UFO watchers believe that in 1947 a flying saucer with aliens on board landed outside the New Mexico town of Roswell and that an elaborate cover-up by the authorities followed. The BBC’s Kevin Connolly went to Roswell in pursuit of the truth about the Roswell incident.
There is a lunar quality to the landscape of New Mexico which seems somehow appropriate for a state which is our portal to the heavens.
It is here on a dried-up lake bed high above sea level that the radio telescopes of the US government’s Very Large Array (VLA) send signals to the outer edges of our expanding universe, chasing the very moment of the Big Bang through the trackless void of time and space.
And of course it is also here - perhaps - that 62 years ago a flying-saucer crashed to earth on a ranch outside the town of Roswell, killing its alien crew and prompting one of the most elaborate and protracted cover-ups in history.
The power of that possibility and the darkness of the nights here so far from the light pollution of the big cities are what draw scientists and curious tourists alike to this entrancing place.
And it is what motivates watchers of the skies to keep, well, watching the skies, obviously.
If UFO true-believers are right, then nothing much that has happened on our tiny, fragile planet in the years since that stormy summer’s night really matters very much.
What, after all, would Watergate, or Vietnam or Iraq amount to if we could establish that the US government knew for sure that we are not alone in the universe?
Most of the big questions about alien life and UFOs can be traced back to Roswell - not least the issue of how life-forms from another civilisation have such an uncanny sense of when the tourist industry in a small US town could use a shot in the arm.
Are we really alone in the heavens, for example, and if we are not, do the civilisations with which we share the heavens mean us any harm?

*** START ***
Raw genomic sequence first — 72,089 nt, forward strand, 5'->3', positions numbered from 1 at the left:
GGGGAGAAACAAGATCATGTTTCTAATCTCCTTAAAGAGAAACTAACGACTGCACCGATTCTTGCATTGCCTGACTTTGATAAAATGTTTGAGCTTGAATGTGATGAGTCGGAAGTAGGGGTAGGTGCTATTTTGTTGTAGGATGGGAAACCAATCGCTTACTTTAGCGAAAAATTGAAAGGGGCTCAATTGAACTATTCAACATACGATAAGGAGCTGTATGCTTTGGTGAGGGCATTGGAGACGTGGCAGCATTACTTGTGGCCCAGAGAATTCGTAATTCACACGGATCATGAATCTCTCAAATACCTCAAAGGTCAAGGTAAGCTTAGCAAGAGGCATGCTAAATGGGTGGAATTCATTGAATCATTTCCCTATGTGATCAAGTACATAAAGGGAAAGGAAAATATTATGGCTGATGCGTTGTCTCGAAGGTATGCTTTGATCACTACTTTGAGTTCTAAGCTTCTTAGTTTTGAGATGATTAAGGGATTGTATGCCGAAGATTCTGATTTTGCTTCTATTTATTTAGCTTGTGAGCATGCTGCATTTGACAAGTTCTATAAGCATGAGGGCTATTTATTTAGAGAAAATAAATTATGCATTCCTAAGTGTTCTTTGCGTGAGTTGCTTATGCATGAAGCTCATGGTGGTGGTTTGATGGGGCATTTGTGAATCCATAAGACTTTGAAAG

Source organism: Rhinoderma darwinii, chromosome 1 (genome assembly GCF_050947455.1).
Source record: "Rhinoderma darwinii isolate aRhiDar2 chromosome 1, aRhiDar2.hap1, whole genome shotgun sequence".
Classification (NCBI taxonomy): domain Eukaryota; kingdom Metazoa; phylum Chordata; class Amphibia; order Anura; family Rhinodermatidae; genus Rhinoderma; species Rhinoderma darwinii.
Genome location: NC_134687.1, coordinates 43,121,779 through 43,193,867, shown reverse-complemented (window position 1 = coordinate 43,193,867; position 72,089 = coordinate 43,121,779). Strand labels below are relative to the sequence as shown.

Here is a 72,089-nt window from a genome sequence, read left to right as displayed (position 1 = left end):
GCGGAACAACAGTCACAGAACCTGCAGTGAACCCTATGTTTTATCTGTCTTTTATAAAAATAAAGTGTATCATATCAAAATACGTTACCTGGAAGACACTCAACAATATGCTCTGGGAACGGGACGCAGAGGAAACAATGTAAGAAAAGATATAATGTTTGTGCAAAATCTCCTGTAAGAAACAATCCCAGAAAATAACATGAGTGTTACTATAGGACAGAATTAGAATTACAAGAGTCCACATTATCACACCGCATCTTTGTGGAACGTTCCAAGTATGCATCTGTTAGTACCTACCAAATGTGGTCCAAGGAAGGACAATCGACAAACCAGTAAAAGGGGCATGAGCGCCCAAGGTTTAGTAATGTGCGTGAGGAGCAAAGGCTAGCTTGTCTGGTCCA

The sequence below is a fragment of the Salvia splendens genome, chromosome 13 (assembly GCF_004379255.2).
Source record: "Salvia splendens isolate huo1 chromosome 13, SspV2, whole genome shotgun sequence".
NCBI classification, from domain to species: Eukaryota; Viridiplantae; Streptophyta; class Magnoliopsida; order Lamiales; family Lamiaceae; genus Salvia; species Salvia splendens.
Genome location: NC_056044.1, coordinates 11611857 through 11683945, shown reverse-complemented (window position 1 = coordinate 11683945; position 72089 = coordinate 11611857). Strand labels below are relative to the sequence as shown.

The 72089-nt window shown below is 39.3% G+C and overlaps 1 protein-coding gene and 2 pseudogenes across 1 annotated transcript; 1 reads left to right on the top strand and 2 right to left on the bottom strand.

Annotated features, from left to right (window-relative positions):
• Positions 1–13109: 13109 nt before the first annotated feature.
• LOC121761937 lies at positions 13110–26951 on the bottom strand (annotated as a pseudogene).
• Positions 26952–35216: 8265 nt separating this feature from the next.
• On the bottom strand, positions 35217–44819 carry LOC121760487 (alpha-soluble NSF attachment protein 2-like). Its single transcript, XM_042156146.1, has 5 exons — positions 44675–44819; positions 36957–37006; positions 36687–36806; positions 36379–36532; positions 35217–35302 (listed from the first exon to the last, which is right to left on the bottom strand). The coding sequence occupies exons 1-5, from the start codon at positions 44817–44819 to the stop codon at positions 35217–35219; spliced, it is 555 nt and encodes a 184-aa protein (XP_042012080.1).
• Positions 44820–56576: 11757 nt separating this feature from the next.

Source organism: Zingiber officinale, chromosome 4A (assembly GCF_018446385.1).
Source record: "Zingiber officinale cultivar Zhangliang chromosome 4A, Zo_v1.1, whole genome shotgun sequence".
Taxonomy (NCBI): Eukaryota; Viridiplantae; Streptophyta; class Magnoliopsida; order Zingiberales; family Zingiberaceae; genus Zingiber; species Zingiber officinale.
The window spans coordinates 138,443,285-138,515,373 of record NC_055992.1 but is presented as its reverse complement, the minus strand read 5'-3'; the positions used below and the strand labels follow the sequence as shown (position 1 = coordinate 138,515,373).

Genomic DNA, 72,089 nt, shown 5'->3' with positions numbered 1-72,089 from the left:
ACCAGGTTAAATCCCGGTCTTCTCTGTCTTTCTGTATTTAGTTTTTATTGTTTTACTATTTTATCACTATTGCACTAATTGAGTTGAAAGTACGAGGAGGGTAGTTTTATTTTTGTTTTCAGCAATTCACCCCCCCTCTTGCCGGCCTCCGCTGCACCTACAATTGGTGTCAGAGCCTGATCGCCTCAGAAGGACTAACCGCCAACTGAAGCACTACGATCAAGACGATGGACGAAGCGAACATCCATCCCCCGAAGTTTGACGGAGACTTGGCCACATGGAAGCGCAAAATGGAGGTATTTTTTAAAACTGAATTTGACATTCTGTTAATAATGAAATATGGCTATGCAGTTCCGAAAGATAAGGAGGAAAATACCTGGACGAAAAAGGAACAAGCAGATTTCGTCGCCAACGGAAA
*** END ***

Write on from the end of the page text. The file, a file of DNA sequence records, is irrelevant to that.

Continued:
Is it just a coincidence that aliens have never managed to find an earth-dweller who knows how to operate his own camera properly?
And why, if you have journeyed light years across the unknowable vastness of the heavens, would you confine yourself to a fleeting and ambiguous appearance before a handful of New Mexican ranchers?
Why not go the extra mile and find a research institute of some kind - unless our visitors have a sense of humour, of course.
But we are getting ahead of ourselves.
Let us return to that stormy summer New Mexican night in 1947 when the story of the UFO landing first broke.
It was a world of tension and uncertainty.
The United States had detonated the first atom bombs - they were developed just up the road at Los Alamos, New Mexico - and was uneasily aware that the Soviet Union, its increasingly hostile former ally, had nuclear ambitions of its own. The Cold War was just beginning.
Roswell was in those days the home base of the 509th Bombardment Group of the US Eighth Army Air Force.
Most of the boys in the 509th were combat veterans and when they were tasked to investigate reports of some kind of landing on a ranch a short distance away it seems reasonable to assume they were not too excited at first. That soon changed.
When they got the material back to base, they quickly concluded they were onto something historic.
Their first press release talked of the recovery of a flying saucer - it was only when the suits descended from Washington that the tone of the official communiques changed.
The base intelligence officer who was tasked with taking the wreckage to another base reports leaving it in an office there and returning a few minutes later to find that the space debris he had brought had been replaced with parts of a weather balloon.
The fix was in.
The truth about Roswell?